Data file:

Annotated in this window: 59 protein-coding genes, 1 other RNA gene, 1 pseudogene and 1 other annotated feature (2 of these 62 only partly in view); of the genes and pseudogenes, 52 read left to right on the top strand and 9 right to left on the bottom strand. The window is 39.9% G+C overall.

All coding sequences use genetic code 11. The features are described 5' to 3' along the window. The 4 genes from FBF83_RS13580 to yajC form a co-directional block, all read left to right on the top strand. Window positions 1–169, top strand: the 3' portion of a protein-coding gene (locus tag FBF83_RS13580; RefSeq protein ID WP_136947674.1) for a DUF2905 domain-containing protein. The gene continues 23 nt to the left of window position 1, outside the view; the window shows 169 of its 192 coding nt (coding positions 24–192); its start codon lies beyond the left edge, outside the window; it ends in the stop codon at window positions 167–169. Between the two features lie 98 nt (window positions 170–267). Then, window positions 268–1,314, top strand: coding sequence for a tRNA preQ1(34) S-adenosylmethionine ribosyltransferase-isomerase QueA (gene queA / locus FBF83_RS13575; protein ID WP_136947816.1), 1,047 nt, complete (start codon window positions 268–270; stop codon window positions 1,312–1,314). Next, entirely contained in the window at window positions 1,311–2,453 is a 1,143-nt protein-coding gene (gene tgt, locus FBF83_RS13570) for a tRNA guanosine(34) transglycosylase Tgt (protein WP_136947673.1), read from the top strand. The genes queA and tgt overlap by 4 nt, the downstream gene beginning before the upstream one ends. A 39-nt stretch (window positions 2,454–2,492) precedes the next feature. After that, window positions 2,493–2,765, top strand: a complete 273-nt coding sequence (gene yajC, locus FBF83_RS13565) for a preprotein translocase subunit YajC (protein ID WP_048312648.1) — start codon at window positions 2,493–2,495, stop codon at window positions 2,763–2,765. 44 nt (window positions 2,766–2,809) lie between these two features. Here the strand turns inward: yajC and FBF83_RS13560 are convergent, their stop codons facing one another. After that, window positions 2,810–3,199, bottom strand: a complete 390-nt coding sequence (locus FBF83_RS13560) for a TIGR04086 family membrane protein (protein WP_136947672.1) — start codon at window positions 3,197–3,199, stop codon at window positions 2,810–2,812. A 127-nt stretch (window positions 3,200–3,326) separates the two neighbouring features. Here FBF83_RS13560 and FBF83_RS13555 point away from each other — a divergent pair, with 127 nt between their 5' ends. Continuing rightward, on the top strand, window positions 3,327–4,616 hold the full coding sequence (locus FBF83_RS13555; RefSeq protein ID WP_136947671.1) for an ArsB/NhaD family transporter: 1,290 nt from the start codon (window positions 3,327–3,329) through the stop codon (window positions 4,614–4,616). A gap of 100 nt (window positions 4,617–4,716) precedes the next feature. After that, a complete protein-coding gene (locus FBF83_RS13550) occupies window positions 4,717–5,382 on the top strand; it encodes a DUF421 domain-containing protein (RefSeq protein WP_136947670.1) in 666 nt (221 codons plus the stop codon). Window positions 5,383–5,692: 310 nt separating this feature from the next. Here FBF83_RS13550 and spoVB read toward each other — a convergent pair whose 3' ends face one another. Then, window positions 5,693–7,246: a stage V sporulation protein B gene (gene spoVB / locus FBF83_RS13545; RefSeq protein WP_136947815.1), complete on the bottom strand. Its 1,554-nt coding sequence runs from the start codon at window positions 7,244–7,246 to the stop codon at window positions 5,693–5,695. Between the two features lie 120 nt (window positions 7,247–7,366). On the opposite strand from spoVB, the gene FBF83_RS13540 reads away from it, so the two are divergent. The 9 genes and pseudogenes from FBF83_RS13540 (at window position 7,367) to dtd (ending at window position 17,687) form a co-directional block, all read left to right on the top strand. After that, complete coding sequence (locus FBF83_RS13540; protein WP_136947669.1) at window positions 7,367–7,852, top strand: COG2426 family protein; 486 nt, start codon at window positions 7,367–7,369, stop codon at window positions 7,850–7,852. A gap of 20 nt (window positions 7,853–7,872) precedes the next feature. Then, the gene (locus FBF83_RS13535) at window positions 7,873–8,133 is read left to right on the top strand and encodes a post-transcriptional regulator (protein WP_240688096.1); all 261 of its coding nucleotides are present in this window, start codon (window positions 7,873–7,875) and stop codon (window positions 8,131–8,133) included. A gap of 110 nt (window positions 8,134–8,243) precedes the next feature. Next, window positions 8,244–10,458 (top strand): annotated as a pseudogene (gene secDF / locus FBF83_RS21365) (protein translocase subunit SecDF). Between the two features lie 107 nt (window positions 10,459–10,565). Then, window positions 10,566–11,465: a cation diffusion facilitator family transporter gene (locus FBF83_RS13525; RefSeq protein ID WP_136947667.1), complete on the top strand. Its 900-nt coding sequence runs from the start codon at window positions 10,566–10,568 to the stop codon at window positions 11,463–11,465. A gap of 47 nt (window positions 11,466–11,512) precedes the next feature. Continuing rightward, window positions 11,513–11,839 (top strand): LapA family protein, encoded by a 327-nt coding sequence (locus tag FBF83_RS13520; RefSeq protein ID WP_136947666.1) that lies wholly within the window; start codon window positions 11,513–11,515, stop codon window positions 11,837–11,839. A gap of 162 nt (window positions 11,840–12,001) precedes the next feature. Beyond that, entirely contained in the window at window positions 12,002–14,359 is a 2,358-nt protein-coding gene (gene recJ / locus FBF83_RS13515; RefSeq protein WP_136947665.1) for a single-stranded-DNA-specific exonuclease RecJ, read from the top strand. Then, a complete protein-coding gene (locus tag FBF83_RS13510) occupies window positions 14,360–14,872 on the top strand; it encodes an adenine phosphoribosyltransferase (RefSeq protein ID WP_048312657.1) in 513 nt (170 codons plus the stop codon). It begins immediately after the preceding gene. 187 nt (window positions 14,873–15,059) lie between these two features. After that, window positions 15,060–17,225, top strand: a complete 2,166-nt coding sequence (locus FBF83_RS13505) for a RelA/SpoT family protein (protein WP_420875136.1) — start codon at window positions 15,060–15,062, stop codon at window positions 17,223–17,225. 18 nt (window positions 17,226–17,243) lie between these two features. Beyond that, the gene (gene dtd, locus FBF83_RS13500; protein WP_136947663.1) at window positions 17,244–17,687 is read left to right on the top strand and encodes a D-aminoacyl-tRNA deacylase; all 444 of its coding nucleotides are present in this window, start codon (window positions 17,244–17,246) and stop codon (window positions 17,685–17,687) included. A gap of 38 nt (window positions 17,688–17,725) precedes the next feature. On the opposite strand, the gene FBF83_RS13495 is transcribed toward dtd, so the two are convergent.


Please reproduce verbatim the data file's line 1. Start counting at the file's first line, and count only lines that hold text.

Annotated in this window: 59 protein-coding genes, 1 other RNA gene, 1 pseudogene and 1 other annotated feature (2 of these 62 only partly in view); of the genes and pseudogenes, 52 read left to right on the top strand and 9 right to left on the bottom strand. The window is 39.9% G+C overall.